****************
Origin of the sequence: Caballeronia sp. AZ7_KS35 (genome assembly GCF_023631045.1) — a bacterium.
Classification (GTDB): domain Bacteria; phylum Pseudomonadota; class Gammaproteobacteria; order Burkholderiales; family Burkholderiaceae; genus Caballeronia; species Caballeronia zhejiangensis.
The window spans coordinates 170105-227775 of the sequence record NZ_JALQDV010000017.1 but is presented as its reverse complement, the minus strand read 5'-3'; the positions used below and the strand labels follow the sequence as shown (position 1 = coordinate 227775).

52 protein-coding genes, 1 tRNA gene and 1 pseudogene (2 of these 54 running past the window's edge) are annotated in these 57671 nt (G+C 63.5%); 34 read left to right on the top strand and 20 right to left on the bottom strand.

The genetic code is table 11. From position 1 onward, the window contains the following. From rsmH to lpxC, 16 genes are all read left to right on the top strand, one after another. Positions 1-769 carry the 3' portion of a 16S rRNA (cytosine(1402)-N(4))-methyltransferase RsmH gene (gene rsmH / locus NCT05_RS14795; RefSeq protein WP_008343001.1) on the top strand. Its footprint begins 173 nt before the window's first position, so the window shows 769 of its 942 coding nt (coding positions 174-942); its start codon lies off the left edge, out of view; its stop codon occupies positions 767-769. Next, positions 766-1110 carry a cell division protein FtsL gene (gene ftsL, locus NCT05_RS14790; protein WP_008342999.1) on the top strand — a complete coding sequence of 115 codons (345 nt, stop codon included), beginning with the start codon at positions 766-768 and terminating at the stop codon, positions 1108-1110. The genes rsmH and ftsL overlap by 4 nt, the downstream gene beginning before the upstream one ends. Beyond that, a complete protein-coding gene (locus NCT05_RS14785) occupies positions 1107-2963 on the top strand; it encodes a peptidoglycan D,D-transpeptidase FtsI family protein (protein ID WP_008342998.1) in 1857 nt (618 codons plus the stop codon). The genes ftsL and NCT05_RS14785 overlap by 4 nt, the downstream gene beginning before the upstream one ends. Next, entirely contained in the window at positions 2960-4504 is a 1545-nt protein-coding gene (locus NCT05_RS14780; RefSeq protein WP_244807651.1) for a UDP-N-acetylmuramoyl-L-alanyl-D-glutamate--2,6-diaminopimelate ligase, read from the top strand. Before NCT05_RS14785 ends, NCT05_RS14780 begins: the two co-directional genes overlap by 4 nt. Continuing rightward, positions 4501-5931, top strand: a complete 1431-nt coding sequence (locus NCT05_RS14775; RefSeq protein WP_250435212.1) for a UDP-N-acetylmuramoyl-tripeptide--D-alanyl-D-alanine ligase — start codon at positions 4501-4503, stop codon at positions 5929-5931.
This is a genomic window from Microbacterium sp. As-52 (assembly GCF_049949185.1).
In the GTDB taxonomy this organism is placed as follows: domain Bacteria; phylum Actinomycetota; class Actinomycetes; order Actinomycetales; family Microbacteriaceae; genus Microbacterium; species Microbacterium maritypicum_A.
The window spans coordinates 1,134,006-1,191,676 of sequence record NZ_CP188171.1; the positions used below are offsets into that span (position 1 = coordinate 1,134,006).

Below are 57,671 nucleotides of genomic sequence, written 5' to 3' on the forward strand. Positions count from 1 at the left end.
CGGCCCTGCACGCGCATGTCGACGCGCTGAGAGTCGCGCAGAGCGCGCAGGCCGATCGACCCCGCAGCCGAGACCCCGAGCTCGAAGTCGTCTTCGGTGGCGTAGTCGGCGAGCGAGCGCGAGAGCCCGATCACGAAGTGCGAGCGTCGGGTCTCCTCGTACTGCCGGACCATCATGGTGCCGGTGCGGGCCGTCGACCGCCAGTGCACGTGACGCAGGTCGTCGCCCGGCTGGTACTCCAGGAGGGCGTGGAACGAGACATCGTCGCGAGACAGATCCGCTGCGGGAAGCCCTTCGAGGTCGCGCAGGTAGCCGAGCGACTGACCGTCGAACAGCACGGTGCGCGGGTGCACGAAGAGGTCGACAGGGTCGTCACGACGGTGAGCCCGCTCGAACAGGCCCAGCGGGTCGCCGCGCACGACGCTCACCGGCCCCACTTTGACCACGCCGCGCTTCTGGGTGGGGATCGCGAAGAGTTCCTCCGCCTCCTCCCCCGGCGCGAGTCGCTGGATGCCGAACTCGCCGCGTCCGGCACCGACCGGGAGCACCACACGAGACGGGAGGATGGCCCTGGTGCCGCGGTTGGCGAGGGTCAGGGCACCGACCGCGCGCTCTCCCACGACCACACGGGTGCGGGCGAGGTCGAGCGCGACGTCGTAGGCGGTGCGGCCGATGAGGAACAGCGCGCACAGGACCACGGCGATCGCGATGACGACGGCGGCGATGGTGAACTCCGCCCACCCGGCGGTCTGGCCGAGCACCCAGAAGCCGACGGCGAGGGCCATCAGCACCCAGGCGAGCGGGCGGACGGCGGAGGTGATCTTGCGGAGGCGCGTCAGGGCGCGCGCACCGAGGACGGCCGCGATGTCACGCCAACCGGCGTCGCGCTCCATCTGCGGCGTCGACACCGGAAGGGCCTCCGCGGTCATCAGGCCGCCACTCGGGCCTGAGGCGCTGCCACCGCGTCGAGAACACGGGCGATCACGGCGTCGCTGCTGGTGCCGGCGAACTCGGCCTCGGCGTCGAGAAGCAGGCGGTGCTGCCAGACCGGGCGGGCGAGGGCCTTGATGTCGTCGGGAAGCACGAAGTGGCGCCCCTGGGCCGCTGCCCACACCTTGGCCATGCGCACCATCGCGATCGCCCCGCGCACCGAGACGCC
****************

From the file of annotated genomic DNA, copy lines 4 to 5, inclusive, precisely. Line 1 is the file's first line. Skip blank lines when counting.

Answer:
52 protein-coding genes, 1 tRNA gene and 1 pseudogene (2 of these 54 running past the window's edge) are annotated in these 57671 nt (G+C 63.5%); 34 read left to right on the top strand and 20 right to left on the bottom strand.

The genetic code is table 11. From position 1 onward, the window contains the following. From rsmH to lpxC, 16 genes are all read left to right on the top strand, one after another. Positions 1-769 carry the 3' portion of a 16S rRNA (cytosine(1402)-N(4))-methyltransferase RsmH gene (gene rsmH / locus NCT05_RS14795; RefSeq protein WP_008343001.1) on the top strand. Its footprint begins 173 nt before the window's first position, so the window shows 769 of its 942 coding nt (coding positions 174-942); its start codon lies off the left edge, out of view; its stop codon occupies positions 767-769. Next, positions 766-1110 carry a cell division protein FtsL gene (gene ftsL, locus NCT05_RS14790; protein WP_008342999.1) on the top strand — a complete coding sequence of 115 codons (345 nt, stop codon included), beginning with the start codon at positions 766-768 and terminating at the stop codon, positions 1108-1110. The genes rsmH and ftsL overlap by 4 nt, the downstream gene beginning before the upstream one ends. Beyond that, a complete protein-coding gene (locus NCT05_RS14785) occupies positions 1107-2963 on the top strand; it encodes a peptidoglycan D,D-transpeptidase FtsI family protein (protein ID WP_008342998.1) in 1857 nt (618 codons plus the stop codon). The genes ftsL and NCT05_RS14785 overlap by 4 nt, the downstream gene beginning before the upstream one ends. Next, entirely contained in the window at positions 2960-4504 is a 1545-nt protein-coding gene (locus NCT05_RS14780; RefSeq protein WP_244807651.1) for a UDP-N-acetylmuramoyl-L-alanyl-D-glutamate--2,6-diaminopimelate ligase, read from the top strand. Before NCT05_RS14785 ends, NCT05_RS14780 begins: the two co-directional genes overlap by 4 nt. Continuing rightward, positions 4501-5931, top strand: a complete 1431-nt coding sequence (locus NCT05_RS14775; RefSeq protein WP_250435212.1) for a UDP-N-acetylmuramoyl-tripeptide--D-alanyl-D-alanine ligase — start codon at positions 4501-4503, stop codon at positions 5929-5931.